Once the coil has been wound, the final turn can be secured in place by a few dabs of hot glue. What you should now have is a coil that is tightly wound with wire, all except for 1/2" on either end. It now needs to be coated with varnish. You can use the same varnish that you coated the cardboard tube with. Right before you are ready to varnish it, remove all of the dabs of hot glue, except for one or two that will hold the end turns in place. Do not coat the tube lengthwise, as this will form small air bubbles, which can greatly decrease the coil's performance, and possibly damage the secondary coil. You should coat the coil at least 20, yes I do mean twenty, times. This improves the coil's performance, and it keeps the turns of wire from loosening up. It also keeps out all moisture. If 20 coats of varnish is too much for you (who can blame you) I have heard that fiberglass resin is more efficient to apply. It is thicker and should only need about 3-5 coats.

This is what the coil should now look like.

Take one of the plastic discs, and drill a hole in the middle of one. The hole must be wide enough to allow the wooden dowel to fit in snugly.
Once the varnish has completely dried, put epoxy on the ends of the secondary coil tube, and put one plastic disc on each end. Make sure that there is no wire on the inside of the coil.
Put a few drops of Elmer's Glue into the hole in the middle of the wheel. Push the dowel through the wheel until it is flush with the other side of the wheel. Allow it to dry.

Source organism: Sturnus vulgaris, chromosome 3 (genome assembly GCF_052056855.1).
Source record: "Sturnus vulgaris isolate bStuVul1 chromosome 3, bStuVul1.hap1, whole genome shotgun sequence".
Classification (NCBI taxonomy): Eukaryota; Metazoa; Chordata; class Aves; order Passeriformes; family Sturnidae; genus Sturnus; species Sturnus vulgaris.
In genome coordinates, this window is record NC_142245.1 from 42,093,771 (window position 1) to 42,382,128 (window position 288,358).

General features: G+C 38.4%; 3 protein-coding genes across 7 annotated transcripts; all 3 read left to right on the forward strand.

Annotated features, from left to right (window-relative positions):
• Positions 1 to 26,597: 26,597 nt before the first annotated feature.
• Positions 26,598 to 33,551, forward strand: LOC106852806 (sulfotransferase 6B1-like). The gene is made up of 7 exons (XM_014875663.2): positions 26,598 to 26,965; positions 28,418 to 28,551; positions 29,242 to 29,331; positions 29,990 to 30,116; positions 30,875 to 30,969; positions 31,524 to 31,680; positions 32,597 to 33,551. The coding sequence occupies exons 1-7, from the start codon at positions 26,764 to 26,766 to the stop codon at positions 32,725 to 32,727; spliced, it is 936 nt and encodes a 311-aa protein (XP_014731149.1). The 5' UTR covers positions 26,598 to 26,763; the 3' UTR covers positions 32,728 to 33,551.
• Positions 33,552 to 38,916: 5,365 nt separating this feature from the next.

Cut off small strips of the aluminum tape. They should be around 1/4" wide by 1". Begin applying them to the wooden wheel until it is covered with tape. Also put tape on the first inch of the dowel from the wooden wheel. It then needs to be smoothed out. You can use something like a spoon for this. This assembly will serve as what is called the terminal capacitor or discharge terminal. The toroid shape works very well for this purpose.
Put a small amount of epoxy into the hole in the plastic disc on the end of the secondary coil. Push the bottom end of the toroid assembly into the hole.
Sand the enamel off the last 1/4" of the free wire on the end of the secondary with the toroid assembly attached to it. Air wind the wire in a few loose turns upwards to the toroid. When it contacts the bottom of the toroid, secure the wire in place with a piece of aluminum tape.

Cost of the Secondary Coil
1. I found the cardboard tube in a trash can at a machine shop's shipping department. You should also be able to get these inexpensively at office suppliers. The plastic cap may come with the tube.
2. The varnish costs about $8.00. The brushes cost me $1.00 each.
3. I was able to get my wire for $3.00 a pound in surplus. Unfortunately, it sold out in less than a week. Kelvin sells wire 24 gauge magnet wire for $9.50 a pound. Unfortunately, there is a $20.00 minimum order, plus a $6.00 shipping charge. The Electronic Goldmine occasionally gets ahold of batches of magnet wire, and their prices are very reasonable for the amount they sell on a roll.
4. The wooden dowel is about $.50. You can get a box from any retailer - all of stheir products arrive in boxes, which must be opened sometime, right?*
5. The plastic discs can be cut from a sheet of acrylic plastic. I had to buy one that measured 2 feet by 3 feet, and it cost $5.00. Maybe you can snag a small scrap of it for free from a store (ask first though).
6. The copper braid cost $2.00 from American Science and Surplus. However, if you would like to purchase this, AS&S does have a $10.00 minimum order, plus shipping.
7. The aluminum tape is available either in the tape section or the dryer vent and duct section of a hardware store. It costs about $3.50 for a small roll.